In his capacity as a spokesperson for the GSMA, Smit also sought to clarify where the roaming hub sits alongside Joyn – the operator RCS initiative launched by the trade body at Mobile World Congress 2012.

He described Joyn as a testing framework and explained that the one thing that is specific to Joyn is that it is backed up with thorough interoperability testing processes. Joyn has a full accreditation set and OEMs and network operators must go through 500 to 1,000 test cases to prove that their offerings work correctly from one device to another over two different networks. As a result, Joyn is considered an interworking accreditation. By connecting to the Jibe Mobile hub operators immediately adhere to the Joyn specifications, Smit said.

“That is the difference between Joyn and generic RCS; generic RCS is a specification that tells you how to write things and Joyn has taken that specification and put a testing framework over it and made operators prove that they have implemented that in the same way. If you’ve successfully done that, you get Joyn accreditation,” said Smit.

Operators then have the option whether to brand their RCS service as a Joyn service, as Deutsche Telekom has done, but they can choose not to.

“That is important an aspect of Joyn that is easily missed as it’s perceived to be just a brand,” he added.

Deutsche Telekom also believes that offering RCS services enables operators to leverage the strength they have  in ubiquity. Whereas subscribers can send an SMS to anyone, anywhere and on any network in the world, the same cannot be said for OTT messaging services, the firm claimed. Smit added that no one OTT messaging services provider is dominant globally in the way SMS and voice calling is.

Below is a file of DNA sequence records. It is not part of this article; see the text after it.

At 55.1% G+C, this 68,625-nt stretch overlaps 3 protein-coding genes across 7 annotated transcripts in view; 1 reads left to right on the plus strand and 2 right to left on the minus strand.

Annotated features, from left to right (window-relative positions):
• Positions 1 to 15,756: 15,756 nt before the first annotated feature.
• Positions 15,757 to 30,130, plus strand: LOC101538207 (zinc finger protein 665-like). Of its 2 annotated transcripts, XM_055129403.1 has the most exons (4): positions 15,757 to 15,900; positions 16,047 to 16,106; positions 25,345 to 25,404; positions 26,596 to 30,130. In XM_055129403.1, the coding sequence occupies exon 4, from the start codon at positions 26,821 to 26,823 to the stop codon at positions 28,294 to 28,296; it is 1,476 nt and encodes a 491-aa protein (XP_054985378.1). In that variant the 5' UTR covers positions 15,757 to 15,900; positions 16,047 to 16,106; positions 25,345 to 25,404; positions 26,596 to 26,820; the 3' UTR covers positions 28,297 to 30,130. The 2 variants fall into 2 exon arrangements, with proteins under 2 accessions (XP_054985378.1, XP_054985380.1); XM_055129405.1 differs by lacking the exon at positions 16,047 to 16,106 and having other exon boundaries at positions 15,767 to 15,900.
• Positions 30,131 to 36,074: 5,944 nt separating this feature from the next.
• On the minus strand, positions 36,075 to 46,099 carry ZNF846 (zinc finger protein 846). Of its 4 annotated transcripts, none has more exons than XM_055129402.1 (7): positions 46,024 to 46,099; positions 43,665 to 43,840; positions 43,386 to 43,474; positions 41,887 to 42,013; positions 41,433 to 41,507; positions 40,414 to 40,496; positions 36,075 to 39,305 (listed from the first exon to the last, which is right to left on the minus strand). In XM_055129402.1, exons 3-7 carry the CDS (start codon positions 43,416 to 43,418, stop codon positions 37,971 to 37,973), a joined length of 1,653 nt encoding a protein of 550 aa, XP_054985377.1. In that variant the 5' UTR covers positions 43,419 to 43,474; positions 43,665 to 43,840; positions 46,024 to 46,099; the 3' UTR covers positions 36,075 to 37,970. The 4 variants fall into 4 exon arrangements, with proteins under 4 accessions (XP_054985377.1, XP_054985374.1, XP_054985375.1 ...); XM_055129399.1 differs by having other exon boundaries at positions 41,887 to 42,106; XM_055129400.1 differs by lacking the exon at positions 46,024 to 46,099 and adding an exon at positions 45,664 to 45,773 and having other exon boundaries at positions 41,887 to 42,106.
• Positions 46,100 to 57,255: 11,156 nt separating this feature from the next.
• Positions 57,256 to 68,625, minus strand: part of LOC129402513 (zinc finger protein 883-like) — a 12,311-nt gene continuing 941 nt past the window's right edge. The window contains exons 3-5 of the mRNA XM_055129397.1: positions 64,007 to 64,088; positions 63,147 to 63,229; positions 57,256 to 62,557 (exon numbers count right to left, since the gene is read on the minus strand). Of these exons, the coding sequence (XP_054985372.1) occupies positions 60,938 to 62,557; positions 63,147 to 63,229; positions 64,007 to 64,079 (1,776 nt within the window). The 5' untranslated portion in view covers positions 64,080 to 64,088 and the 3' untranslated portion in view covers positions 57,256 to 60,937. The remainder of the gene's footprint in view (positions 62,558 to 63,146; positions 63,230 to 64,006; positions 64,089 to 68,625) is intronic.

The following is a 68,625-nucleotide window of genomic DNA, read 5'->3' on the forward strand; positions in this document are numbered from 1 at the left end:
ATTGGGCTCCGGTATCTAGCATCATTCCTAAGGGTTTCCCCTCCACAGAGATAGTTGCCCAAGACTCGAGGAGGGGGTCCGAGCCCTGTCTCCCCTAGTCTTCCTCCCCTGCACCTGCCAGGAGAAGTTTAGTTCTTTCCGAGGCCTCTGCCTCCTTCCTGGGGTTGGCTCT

“That’s the basic premise that we’re basing our service on – RCS is and isn’t competing with OTTs – it is in the sense that there are comparable services and features and at face value, the user can choose one or the other. In terms of positioning, however, we expect RCS to be positioned similar to where SMS and voice is – the default communication method – that is the positioning we are going for and is also why we’re delivering it in the way we are.”

Smit also shed light on Deutsche Telekom’s plans to monetise RCS services. The service that is already launched in Germany allows all subscribers who use an SMS or data bundle in their package to user RCS services unlimited for free, without it coming out of their data usage. However, pricing is subject to the conditions of the market it will launch in, Smit added.

“In the short term, there’s no additional new revenue being provided by RCS. In that context, RCS is a defensive move because it preserves existing revenue.  In the longer term, once we’ve established the ecosystem and the key USP that we have – ubiquity; the fact that the service is in every device, and you don’t have to be invited or download anything – once we’ve achieved a significant portion of that ubiquity, there is massive value that can be leveraged for third parties in terms of providing APIs and access to these features on the network – that is also a big revenue potential but to get there you have to get the basics right – get the service out there and get it being used.”